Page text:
Students walking into Emerson Dual Language Elementary school in Loring Park this fall won't be wearing any neon-colored shirts or tops featuring their favorite superheroes.

That's because the magnet school is the latest in Minneapolis Public Schools to implement a dress code, requiring its students to pair a solid-colored top in either red, blue, black or white with blue, black or khaki pants. That decision came after a schoolwide vote that showed 55% of families were in favor of adding uniforms.

"My thought on uniforms has always been that it needs to be a community decision," said Emerson Principal Jim Clark.

The district's policy states that "the standards of dress for school should conform to the standards generally accepted by the local community. The administration with student and parent cooperation is encouraged to participate in establishing acceptable minimum standards for student dress."

In the 2020-2021 school year, five of the city's public schools — Cityview, Sheridan Arts, Bethune, Hall and Nellie Stone Johnson — required uniforms. That number dropped to just two schools — Cityview and Sheridan, now called Las Estrellas — for the 2021-2022 school year. Like Emerson, Las Estrellas is a Spanish dual-language magnet school.

Elena Espinoza, the mother of rising first- and sixth-graders at Emerson, said standardizing students' outfits can alleviate one target of bullying and negate any shame students may have about what they wear. Plus, she said, putting on a dedicated school outfit can help children feel prepared for learning.

For Adriana Cerrillo, a Minneapolis school board member and the guardian of a nephew who attended Emerson, uniforms represent her culture and that of many of the Spanish-speaking families at Emerson, where about 56% of students are Hispanic. Cerrillo grew up in Mexico, where school uniforms were standard.

"They also represent unity among us," she said.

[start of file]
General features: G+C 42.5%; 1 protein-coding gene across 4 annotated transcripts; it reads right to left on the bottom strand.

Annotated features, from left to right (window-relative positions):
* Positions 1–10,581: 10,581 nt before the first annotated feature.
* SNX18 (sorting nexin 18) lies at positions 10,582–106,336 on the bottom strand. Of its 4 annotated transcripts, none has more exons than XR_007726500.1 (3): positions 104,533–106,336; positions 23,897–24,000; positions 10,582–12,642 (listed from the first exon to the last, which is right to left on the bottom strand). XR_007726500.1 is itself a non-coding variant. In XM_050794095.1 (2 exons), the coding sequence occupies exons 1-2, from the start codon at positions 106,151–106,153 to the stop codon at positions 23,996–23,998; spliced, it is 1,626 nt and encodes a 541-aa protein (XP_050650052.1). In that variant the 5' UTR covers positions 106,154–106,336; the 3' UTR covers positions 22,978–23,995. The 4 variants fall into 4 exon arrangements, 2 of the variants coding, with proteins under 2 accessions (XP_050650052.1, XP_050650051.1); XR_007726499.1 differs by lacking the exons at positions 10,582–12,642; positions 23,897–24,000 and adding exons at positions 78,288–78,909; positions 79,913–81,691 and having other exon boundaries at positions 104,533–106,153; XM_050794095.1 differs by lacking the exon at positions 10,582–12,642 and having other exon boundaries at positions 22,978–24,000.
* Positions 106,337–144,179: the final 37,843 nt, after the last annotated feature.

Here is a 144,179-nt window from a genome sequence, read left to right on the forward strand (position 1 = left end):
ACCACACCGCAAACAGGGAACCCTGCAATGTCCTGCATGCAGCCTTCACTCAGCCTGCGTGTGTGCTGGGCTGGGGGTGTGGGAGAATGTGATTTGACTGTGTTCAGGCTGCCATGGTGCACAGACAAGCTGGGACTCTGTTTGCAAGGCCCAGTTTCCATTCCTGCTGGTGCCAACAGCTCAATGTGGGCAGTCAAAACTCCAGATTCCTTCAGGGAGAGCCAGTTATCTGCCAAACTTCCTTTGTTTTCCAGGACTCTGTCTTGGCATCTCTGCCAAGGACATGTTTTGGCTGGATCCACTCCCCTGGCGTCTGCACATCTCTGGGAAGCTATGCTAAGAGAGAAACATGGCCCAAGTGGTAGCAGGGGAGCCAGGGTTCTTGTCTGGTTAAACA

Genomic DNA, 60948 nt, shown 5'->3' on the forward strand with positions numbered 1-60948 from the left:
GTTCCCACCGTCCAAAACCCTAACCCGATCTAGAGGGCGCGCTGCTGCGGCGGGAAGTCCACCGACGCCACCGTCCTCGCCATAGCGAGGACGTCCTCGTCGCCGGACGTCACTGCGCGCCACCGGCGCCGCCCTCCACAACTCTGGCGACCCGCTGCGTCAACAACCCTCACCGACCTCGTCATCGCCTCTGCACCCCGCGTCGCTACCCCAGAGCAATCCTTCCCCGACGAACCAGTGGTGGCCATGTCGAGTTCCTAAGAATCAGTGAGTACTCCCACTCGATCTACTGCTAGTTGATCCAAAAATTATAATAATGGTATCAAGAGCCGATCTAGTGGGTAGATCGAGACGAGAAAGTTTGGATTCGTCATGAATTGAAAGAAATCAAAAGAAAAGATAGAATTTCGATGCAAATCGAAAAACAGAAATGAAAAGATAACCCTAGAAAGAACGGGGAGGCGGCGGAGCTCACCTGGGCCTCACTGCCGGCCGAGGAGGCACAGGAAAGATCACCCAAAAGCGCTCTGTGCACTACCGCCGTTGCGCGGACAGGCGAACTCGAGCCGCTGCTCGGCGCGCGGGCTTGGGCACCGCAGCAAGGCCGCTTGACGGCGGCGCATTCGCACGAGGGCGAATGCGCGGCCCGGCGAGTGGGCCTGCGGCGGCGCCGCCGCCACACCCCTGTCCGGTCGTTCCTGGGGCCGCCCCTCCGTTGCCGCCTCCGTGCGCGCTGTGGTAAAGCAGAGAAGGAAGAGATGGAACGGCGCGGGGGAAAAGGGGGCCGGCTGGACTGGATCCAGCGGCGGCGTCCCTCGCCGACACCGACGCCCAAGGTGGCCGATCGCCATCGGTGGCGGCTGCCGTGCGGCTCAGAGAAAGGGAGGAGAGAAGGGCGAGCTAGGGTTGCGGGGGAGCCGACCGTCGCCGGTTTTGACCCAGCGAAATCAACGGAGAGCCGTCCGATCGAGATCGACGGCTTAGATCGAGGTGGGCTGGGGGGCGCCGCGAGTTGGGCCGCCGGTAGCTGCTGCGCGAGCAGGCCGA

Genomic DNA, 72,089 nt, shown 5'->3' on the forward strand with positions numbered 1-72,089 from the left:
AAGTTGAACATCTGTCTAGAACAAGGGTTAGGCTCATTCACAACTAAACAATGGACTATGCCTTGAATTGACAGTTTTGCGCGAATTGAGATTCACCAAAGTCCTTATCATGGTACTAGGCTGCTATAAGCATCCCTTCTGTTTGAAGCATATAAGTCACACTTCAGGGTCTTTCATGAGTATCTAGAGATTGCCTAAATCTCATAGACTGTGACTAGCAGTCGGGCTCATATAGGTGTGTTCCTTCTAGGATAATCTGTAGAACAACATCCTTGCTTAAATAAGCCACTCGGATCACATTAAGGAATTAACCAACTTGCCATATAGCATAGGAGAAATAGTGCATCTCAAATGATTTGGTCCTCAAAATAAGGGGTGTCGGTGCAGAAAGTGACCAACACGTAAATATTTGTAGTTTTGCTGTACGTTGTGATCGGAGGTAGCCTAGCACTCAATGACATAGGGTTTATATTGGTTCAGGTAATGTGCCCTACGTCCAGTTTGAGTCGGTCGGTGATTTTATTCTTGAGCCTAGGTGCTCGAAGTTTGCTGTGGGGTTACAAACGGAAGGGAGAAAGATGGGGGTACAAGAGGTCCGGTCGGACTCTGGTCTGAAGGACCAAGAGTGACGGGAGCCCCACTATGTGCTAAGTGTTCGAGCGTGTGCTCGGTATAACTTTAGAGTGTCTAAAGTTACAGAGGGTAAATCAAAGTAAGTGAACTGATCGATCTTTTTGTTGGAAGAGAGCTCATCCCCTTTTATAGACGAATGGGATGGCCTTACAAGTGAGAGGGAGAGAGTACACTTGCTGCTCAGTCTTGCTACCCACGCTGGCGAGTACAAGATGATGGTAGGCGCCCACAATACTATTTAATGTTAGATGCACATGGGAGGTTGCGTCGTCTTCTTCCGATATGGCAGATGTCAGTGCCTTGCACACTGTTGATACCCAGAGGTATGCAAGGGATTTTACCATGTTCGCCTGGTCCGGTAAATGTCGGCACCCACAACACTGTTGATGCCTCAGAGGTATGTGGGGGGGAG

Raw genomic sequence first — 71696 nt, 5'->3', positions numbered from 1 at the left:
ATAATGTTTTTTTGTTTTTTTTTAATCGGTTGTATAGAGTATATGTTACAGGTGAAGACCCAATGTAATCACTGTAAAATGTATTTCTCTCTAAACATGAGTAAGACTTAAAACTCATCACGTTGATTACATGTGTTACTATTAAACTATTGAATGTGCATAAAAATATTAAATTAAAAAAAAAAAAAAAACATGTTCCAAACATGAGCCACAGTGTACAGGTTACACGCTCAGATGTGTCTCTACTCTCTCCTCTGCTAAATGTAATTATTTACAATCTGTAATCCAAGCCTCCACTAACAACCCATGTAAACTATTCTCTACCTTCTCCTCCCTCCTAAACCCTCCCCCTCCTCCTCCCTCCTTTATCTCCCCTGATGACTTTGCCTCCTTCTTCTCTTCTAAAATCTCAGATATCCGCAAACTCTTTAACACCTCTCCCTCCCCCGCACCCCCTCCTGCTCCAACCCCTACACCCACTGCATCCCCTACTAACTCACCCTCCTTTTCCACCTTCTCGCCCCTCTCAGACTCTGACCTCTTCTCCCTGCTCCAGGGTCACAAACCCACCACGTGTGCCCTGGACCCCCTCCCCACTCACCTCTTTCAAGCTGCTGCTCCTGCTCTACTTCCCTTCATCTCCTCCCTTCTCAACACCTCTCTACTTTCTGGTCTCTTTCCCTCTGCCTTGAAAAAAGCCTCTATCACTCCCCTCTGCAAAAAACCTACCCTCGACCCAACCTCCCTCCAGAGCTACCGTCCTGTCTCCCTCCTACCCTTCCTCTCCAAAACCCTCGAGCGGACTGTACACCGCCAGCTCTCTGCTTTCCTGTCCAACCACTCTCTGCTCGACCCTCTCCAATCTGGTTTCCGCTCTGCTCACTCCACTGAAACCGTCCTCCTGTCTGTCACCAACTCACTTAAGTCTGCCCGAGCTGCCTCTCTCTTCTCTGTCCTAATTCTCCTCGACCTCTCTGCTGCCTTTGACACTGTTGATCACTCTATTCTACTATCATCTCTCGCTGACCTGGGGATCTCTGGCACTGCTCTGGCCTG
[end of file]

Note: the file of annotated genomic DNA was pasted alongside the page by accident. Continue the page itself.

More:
Some Emerson parents, however, worry that the process of adopting uniforms and the results of the vote actually represent a split among the school's families.

"Many supporters of uniforms have stated that uniforms will strengthen the community, but with a completely divided response in the vote, this process and decision is doing the opposite," said Janet Eckhoff, the mother of two Emerson students, one going into first grade and the other into third grade. She said the policy is a "superficial" attempt at promoting an academic culture.

Each family got one vote per student. Both her children voted against having uniforms. Teachers also got one vote; 79% of the educators who voted supported the new policy. Overall, more than 90% of those who could vote did.

The district's comprehensive redesign reshuffled school boundaries and relocated several city magnets more toward the center of the city. That meant that Emerson suddenly had new families from other schools.

Clark said some Spanish-speaking families at Emerson wanted to discuss the possibility of adding uniforms, and the discussion began with the site council in the fall of 2021. He then put out a survey to families and found out that about 65% of those who responded were in favor of a uniform policy.

But some parents expressed concern about the survey, saying it wasn't representative. The parents association organized a vote in the spring and the results were announced in June.

Clark says he understands the arguments both for and against uniforms, but he said the decision ultimately comes down to preference for a majority of families.

"There's nothing especially good or bad about having them or not having them," he said. "I think it can go either way."